Stegzy's Music Project

A commentary on Stegzy's album collection

I Like to Score – Moby #602


I Like to Score – Moby

Coffee table hipster music nineties style from everyone’s favourite baldy hipster nineties musician Moby. This is the album that everyone bought after he released Play in an effort to seem more culturally independent amongst their fellow Saturday Guardian supplement reading proto-hipsters by showing ownership of his previously released albums.


Comprising of a selection of Moby’s music written for film, I Like To Score does feature some good tunes including First Cool Hive from Scream, Ah-Ah from Cool World and his take on the James Bond theme as used in Tomorrow Never Dies. 

As I’ve said before, even though I have a few Moby albums, I’m not a massive Moby fan. But it’s difficult to have been an adult in the nineties/noughties without having some Moby in your music collection. As I’ve also said, I’ve tried to like Moby, but I really do struggle.


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Guitar Favourites – Norbert Kraft [#562]

71dXBWuSKZL._SX522_When I was studying for an A Level in Music Performance my old college friend Min decided that rock guitar was “so last year” and turned his guitar playing skills from the electric to the classical guitar. I have to say, he was bloody good at both.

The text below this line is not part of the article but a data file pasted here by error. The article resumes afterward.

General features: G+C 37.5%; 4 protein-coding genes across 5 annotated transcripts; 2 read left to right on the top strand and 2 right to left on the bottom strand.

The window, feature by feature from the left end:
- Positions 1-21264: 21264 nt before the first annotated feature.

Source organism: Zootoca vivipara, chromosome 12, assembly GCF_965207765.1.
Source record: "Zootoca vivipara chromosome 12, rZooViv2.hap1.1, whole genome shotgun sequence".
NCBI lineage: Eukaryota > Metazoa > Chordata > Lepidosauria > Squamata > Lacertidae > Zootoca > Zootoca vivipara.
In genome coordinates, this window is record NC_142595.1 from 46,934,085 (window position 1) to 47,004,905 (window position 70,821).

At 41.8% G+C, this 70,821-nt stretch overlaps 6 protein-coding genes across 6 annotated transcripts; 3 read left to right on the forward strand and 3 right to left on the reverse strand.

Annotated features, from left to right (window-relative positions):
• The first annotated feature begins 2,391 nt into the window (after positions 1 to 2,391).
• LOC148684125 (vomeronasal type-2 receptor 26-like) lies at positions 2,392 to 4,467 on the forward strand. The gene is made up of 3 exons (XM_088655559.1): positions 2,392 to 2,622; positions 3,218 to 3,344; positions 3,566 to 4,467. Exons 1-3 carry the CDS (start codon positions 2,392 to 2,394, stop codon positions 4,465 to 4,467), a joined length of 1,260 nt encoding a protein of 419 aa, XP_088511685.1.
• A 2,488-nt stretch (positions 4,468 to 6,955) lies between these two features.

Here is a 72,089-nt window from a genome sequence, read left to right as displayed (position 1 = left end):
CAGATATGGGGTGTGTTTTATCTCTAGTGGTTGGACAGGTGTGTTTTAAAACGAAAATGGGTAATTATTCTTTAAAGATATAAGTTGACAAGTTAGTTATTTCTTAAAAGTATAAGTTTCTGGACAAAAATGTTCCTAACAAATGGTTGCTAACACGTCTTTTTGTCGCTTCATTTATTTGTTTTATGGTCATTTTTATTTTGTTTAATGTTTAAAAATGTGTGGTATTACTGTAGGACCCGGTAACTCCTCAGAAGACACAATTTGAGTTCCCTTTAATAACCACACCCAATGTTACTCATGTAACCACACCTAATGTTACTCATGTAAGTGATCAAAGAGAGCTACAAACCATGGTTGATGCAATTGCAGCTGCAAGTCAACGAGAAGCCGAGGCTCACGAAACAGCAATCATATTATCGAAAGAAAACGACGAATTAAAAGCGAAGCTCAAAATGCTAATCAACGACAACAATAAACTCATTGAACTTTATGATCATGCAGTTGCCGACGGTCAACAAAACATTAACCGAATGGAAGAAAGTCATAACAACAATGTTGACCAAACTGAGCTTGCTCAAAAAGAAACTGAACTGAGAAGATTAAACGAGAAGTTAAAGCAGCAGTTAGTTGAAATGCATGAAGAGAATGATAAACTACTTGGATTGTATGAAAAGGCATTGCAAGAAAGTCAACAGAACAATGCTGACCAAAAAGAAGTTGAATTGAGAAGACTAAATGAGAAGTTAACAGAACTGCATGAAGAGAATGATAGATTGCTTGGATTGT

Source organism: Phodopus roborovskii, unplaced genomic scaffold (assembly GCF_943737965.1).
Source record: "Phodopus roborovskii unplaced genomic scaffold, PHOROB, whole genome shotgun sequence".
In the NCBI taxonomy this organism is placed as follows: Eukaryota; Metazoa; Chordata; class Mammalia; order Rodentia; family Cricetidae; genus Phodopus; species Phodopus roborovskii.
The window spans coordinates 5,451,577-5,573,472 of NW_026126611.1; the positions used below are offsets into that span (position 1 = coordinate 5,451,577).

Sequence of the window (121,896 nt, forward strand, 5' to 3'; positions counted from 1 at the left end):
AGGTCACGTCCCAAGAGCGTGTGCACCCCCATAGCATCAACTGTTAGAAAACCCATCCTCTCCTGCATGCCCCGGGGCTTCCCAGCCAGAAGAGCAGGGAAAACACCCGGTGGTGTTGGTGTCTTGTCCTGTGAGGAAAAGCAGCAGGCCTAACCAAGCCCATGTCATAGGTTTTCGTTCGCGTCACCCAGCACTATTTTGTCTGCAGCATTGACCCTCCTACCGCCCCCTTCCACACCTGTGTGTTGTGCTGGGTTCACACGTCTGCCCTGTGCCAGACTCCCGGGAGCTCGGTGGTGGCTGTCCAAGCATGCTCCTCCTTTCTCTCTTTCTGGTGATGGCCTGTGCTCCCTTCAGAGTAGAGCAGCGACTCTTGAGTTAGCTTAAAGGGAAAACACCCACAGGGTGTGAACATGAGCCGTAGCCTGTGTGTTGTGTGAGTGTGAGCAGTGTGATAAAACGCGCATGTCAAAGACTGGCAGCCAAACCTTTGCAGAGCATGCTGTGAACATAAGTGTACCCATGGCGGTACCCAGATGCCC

I’ve had loads of guitar playing friends over the years and, he’d probably hit me for awarding him such an accolade, but on this side of the celebrity curtain, I’d say Min was definitely the most talented of the lot. Of course, yet to see Jim play Asturias, Malagueña Salerosa  or Recuerdos de la Alhambra so that could change.

After many months practice Min managed to play Asturias with all the dexterity and finger twiddly of an accomplished guitarist almost, but not quite, like John Williams or Narcisio Yepes. Of course having spent many hours listening to him practice, the tune stuck in my head and, as a result, when I saw todays album in the bargain basket in WH Smith, I snaffled it.